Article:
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In "Moral Tales," a Tapestry of Faith program
In this activity, children with blindfolds on (or eyes closed) walk around a room making the sounds of different animals and trying to find the other children making the same animal sound as they are. During this activity the children will practice listening, being respectful and careful with their bodies, and working together. This activity can provide a needed physical activity that is contained, and fun. Using blindfolds also encourages children to interact with and work together with all of the others in the group, rather than just chosen peers.
Gather the children in the center of the space and give each child a piece of paper with one of the three animals written or drawn on it. Tell them not to tell anyone which animal they got. Or, you can simply ask them to close their eyes and whisper in each one's ear whether they are a cow, pig or rooster.
If you wish, have the children try the game with their eyes open the first time. Point out that it is important to move slowly and listen carefully to avoid bumping into others and to hear the sounds you are listening for.
Distribute blindfolds. Some children may not wish to wear a blindfold; allow them to close their eyes instead.
Now ask the children to spread apart so they are not touching anyone else. Say, in your own words:
When I say 'Barnyard,' start to make the sound of your animal. Don't forget to pause occasionally, to simply listen. You will need to move around the room and listen for other children who are making the same sound. When you find someone who is making the same sound, hold onto that person. Then you can both stand still and make your sound together, or move slowly together, making your sound, until all of the other children making the same sound have found them.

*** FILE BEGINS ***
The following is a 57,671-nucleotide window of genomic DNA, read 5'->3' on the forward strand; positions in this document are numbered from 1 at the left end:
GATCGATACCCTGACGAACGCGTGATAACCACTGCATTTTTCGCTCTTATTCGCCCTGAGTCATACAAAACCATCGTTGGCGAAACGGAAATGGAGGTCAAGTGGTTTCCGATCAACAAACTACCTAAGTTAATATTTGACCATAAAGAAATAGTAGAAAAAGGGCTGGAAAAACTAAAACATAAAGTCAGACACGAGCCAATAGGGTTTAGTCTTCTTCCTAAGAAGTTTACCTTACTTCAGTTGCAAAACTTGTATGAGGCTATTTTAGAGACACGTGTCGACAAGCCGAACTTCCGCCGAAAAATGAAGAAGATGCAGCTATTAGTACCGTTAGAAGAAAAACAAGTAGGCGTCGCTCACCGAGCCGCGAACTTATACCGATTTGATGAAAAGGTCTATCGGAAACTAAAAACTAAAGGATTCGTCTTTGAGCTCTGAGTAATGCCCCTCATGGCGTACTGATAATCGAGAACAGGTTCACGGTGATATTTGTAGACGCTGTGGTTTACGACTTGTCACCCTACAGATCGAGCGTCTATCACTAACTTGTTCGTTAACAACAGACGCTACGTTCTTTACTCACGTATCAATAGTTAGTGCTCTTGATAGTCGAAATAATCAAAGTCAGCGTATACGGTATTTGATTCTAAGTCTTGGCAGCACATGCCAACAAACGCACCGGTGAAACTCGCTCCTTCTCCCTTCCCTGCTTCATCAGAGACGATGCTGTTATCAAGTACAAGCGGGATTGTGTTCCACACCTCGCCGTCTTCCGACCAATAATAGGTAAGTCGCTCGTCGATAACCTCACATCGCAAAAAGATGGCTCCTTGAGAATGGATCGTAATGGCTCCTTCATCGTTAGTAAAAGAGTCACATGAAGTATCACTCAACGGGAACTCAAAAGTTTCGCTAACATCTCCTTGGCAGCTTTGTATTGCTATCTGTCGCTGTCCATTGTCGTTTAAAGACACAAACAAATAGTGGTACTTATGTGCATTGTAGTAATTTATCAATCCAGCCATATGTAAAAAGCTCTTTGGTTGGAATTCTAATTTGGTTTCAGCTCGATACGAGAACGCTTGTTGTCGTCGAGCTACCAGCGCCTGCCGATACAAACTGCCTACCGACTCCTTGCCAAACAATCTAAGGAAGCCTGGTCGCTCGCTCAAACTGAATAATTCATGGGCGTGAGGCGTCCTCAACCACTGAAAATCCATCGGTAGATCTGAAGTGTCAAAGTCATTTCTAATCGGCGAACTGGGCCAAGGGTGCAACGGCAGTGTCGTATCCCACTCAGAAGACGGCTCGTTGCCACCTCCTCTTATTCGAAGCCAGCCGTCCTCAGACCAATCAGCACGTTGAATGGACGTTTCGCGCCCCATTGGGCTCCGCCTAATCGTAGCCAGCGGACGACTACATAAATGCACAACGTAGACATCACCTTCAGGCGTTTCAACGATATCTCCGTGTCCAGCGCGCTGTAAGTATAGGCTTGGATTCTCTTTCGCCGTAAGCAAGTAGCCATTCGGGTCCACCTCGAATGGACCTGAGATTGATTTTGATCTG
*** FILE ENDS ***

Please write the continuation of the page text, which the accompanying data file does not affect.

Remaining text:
Tell the children that, as their group grows large, they should stand still and let the individual children who belong in the group move toward them. Large groups moving around could knock over an individual or a small group.
Sometimes several pairs will form and have to find one another. Instruct pairs and small groups to choose a leader and move together, holding hands, toward the other group.
Tell the children:
When you think you have found all the animals in your group, all of you raise your hands.
Once a group is complete, acknowledge them ("I see all the roosters are together"). Ask the group to wait until all three groups have found their friends. Then, the game is over.
If you have time, start over by redistributing the slips with animal names or pictures, or invite the children to make up new animals for you to assign, and replay.
One challenge of this game is to ensure children's safety. Two people who are not playing the game should watch from opposite sides of the room to prevent children from going out a door or into a dangerous area. Usually the children stay close together as they are following the noise.
Being blindfolded may be traumatic for some children. Offer them the alternative of simply closing their eyes. Children who are not mobile can become the base for the other children to find. This activity can even be done with eyes open, as in the run-through suggested above, as long as the only sound the children make is the animal sound.
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Last updated on Thursday, October 27, 2011.
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